This tale is narrated by a very Dickensian gentleman of Wall Street. He is self important, prejudiced, stuffy and pretentious. His world, where everyone and thing has a proper place and a proper order, is rocked by the quietest of revolutionaries. A recently hired, and presumed respectable, Bartleby voices the phrase ‘I would prefer not to’. His polite refusal defies more than just a direct instruction but the whole construction of society. This is a display of individualism that the narrator cannot countenance. It reminded me of a child asking ‘Why?’. Rather than listening and engaging with Bartleby the man, our dear spluttering narrator tries to knock sense into him with the rule book, to no avail. Bartleby’s continual refusal to integrate and conform without reason or justification eventually leads him down a grim path. There is a lot that can be read into this, but I like the idea of someone who has stood back from everyone else burrowing through life and realised that there is no ‘must’ yet in applying this indiscriminately he opts out of more than just society but also the essentials of living.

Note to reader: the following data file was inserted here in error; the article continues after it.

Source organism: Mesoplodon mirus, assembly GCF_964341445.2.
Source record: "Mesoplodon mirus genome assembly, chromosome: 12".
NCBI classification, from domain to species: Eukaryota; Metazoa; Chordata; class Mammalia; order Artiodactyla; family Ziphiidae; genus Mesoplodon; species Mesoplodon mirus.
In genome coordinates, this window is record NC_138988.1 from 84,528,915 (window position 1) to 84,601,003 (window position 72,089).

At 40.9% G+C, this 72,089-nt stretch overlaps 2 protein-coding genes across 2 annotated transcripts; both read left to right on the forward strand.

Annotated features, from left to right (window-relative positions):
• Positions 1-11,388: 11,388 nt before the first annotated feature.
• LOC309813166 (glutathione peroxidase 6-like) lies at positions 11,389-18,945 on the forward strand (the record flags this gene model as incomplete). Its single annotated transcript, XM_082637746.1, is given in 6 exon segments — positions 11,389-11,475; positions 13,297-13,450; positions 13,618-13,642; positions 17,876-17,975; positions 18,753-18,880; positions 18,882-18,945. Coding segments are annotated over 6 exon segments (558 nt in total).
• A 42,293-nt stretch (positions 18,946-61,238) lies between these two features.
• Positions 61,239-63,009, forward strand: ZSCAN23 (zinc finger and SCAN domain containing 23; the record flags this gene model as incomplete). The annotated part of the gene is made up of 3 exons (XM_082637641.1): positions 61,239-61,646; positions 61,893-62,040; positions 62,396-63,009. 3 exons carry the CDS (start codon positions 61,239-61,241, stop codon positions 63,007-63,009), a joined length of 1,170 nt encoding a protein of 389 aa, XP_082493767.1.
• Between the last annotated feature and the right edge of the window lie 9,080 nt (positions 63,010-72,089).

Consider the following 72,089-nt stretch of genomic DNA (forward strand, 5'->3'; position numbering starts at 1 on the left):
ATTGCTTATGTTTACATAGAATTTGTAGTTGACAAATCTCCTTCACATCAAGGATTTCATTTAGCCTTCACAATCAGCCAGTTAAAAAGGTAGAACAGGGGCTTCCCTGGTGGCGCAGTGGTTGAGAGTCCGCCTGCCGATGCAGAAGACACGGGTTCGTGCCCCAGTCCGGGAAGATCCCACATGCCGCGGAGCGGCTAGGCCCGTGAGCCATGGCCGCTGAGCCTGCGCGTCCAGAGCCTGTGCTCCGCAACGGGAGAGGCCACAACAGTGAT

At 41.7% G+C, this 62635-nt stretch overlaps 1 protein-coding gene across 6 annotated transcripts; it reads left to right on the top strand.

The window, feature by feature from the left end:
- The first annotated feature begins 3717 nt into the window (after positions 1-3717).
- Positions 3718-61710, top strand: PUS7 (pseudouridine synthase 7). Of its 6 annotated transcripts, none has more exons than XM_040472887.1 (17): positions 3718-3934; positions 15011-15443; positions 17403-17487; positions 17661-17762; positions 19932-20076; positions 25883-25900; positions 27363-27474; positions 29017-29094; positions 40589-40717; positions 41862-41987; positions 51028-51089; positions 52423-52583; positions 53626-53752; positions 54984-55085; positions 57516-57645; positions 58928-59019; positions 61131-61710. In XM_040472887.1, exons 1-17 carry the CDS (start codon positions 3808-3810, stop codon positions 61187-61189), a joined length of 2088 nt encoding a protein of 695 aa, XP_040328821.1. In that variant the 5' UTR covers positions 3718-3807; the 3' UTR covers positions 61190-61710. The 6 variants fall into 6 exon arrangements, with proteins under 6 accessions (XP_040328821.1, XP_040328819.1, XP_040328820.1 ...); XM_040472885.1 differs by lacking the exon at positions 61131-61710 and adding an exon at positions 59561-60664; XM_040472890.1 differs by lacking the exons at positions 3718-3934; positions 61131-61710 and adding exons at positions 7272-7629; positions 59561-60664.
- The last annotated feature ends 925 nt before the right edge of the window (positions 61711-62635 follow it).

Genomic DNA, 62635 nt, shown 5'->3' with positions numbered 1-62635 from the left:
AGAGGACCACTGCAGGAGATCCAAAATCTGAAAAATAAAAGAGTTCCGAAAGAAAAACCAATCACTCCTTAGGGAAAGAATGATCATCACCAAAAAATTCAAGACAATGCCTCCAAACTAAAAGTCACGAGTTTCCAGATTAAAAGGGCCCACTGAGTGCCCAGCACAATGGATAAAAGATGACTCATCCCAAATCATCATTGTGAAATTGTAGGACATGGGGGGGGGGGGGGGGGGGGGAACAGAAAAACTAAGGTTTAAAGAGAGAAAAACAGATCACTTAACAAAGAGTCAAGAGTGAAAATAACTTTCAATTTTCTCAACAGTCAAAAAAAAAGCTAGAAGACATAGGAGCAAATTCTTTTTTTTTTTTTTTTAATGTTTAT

Read: At the tail end of summer in Spoke and Stringer by Bristol’s floating harbour
Felt: it was a little dry in places but I loved the overall idea of the swathes of unease and upset caused by such a simple harmless phrase.
Would recommend: hesitantly, it is an interesting thing to have read but not the most captivating of books. In between fun ones, I’d say.